Robert Kazersky, Nancy Kazersky, Complainants vs. Walter G. Johnson, Jr., Respondent

Grievance Complaint #00-0386


Pursuant to Practice Book §2-35, the undersigned, duly-appointed reviewing committee of the Statewide Grievance Committee, conducted a hearing at the Superior Court, 300 Grand Street, Waterbury, Connecticut on April 3, 2001. The hearing addressed the record of the complaint filed on November 6, 2000, and the probable cause determination filed by the New Haven Judicial District, Geographical Areas 7 & 8 Grievance Panel on January 5, 2001, finding that there existed probable cause that the Respondent violated Rules 1.3 and 1.4 of the Rules of Professional Conduct and Practice Book §2-32(a)(1).

Notice of the hearing was mailed to the Complainants and to the Respondent on February 16, 2001. The Complainants and the Respondent appeared and testified. Exhibits were admitted into evidence.

This reviewing committee finds the following facts by clear and convincing evidence:

The Complainants retained the Respondent to handle the sale of their home and the purchase of a new house. The purchase was completed on December 30, 1983. In March of 2000, the Complainants learned of a problem with the title to their home. The problem arose due to a divorce decree involving the sellers of the home that the Complainants purchased. This divorce decree had been recorded. At first the Respondent made some minimal attempts to resolve the problem, but then he stopped returning telephone calls from the Complainants. The Complainants had to retain new counsel, who resolved the matter just prior to the hearing date in this matter.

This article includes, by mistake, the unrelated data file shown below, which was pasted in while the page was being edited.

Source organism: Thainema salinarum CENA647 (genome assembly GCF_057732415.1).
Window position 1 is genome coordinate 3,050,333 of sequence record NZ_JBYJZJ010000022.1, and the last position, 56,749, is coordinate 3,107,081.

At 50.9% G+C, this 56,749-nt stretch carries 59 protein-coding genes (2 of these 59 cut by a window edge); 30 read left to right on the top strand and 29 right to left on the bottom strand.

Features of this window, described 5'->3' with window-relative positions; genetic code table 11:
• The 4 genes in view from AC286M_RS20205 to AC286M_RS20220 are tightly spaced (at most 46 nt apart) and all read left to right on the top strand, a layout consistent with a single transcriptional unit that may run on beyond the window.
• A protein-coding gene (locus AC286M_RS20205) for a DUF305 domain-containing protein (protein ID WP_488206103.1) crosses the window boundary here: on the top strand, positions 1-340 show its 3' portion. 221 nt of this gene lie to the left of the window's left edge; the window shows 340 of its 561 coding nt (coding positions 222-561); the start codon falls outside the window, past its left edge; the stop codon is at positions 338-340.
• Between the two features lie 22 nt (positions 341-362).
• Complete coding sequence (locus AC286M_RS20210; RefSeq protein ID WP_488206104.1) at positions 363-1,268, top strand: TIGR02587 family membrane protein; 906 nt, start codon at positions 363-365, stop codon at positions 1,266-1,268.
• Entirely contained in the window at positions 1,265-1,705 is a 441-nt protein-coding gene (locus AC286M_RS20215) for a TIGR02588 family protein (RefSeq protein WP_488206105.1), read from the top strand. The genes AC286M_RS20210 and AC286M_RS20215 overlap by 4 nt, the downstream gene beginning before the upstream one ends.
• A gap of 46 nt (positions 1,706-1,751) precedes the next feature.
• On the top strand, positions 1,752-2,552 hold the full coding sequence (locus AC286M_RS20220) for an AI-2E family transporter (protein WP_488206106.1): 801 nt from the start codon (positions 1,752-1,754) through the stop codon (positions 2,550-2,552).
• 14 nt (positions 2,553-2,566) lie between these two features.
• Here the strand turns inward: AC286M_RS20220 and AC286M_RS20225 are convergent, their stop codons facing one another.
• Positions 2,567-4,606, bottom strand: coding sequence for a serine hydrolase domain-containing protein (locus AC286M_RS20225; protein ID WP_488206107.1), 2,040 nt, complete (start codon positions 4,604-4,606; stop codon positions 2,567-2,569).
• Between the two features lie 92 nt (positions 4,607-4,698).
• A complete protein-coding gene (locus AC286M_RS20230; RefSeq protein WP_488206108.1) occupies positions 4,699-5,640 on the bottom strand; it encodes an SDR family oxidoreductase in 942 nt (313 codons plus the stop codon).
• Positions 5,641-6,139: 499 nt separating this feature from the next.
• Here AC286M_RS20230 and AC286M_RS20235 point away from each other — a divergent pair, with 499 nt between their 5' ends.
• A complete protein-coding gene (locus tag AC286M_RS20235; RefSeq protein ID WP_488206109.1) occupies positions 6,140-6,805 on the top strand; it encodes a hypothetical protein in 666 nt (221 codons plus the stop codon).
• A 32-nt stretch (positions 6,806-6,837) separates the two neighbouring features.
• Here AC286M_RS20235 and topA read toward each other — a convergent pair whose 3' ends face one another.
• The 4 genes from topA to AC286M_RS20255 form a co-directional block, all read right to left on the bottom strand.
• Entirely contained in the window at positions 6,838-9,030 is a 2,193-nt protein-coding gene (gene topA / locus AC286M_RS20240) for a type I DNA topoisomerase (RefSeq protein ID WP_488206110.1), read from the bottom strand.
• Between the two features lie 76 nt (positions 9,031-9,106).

The Respondent testified that the Complainants’ allegations are accurate, and that this matter “slipped through the cracks.” The Respondent thought that a required deed would be provided by the seller’s attorney, but it was not. The Respondent acknowledged that it was his responsibility to secure the appropriate deed. When the problem later arose, the Respondent did do some investigation, but did not follow up on it. The Respondent acknowledged that he made a mistake, and apologized to the Complainants for the inconvenience, anxiety, and potential losses caused. The Respondent acknowledged the possibility of a malpractice claim. The Respondent further stated that he had no excuse for not filing an answer to the grievance complaint.

This reviewing committee concludes by clear and convincing evidence that the Respondent violated the Rules of Professional Conduct. The Respondent’s initial failure to obtain the necessary deed to ensure clear title to the Complainants’ property, and his failure to follow through to resolve the problem once it was discovered by the Complainants, is a failure to act with reasonable diligence, in violation of Rule 1.3. The Respondent’s failure to return the Complainants’ telephone calls while they were seeking to have him resolve the problem constitutes a lack of communication in violation of Rule 1.4(a). The Respondent’s failure to file a written answer to the grievance complaint violates Practice Book §2-32(a)(1). The reviewing committee appreciates the Respondent’s candor in acknowledging his mistakes. The Respondent is hereby reprimanded.

Attorney Frederick W. Krug

Attorney Katherine Webster-O’Keefe

Ms. Johanna Kimball